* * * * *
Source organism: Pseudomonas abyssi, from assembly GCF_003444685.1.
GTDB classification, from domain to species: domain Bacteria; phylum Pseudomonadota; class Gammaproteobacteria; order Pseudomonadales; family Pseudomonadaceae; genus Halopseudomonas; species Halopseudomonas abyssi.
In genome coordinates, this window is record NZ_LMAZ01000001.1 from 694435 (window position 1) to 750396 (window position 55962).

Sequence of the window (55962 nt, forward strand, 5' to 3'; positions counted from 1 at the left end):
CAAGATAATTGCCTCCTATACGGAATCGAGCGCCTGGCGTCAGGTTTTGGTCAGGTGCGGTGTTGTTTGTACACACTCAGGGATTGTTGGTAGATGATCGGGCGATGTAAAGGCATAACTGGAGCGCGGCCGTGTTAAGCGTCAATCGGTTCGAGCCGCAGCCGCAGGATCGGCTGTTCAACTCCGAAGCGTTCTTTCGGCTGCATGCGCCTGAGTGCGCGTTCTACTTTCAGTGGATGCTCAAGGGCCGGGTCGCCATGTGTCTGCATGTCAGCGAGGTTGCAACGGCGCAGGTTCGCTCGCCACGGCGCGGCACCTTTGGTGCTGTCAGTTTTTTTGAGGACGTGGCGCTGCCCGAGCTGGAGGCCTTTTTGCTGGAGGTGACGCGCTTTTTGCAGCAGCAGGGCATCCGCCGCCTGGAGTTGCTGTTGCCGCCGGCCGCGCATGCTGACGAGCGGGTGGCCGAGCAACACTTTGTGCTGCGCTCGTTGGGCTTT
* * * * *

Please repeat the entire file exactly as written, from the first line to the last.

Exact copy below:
Source organism: Pseudomonas abyssi, from assembly GCF_003444685.1.
GTDB classification, from domain to species: domain Bacteria; phylum Pseudomonadota; class Gammaproteobacteria; order Pseudomonadales; family Pseudomonadaceae; genus Halopseudomonas; species Halopseudomonas abyssi.
In genome coordinates, this window is record NZ_LMAZ01000001.1 from 694435 (window position 1) to 750396 (window position 55962).

Sequence of the window (55962 nt, forward strand, 5' to 3'; positions counted from 1 at the left end):
CAAGATAATTGCCTCCTATACGGAATCGAGCGCCTGGCGTCAGGTTTTGGTCAGGTGCGGTGTTGTTTGTACACACTCAGGGATTGTTGGTAGATGATCGGGCGATGTAAAGGCATAACTGGAGCGCGGCCGTGTTAAGCGTCAATCGGTTCGAGCCGCAGCCGCAGGATCGGCTGTTCAACTCCGAAGCGTTCTTTCGGCTGCATGCGCCTGAGTGCGCGTTCTACTTTCAGTGGATGCTCAAGGGCCGGGTCGCCATGTGTCTGCATGTCAGCGAGGTTGCAACGGCGCAGGTTCGCTCGCCACGGCGCGGCACCTTTGGTGCTGTCAGTTTTTTTGAGGACGTGGCGCTGCCCGAGCTGGAGGCCTTTTTGCTGGAGGTGACGCGCTTTTTGCAGCAGCAGGGCATCCGCCGCCTGGAGTTGCTGTTGCCGCCGGCCGCGCATGCTGACGAGCGGGTGGCCGAGCAACACTTTGTGCTGCGCTCGTTGGGCTTT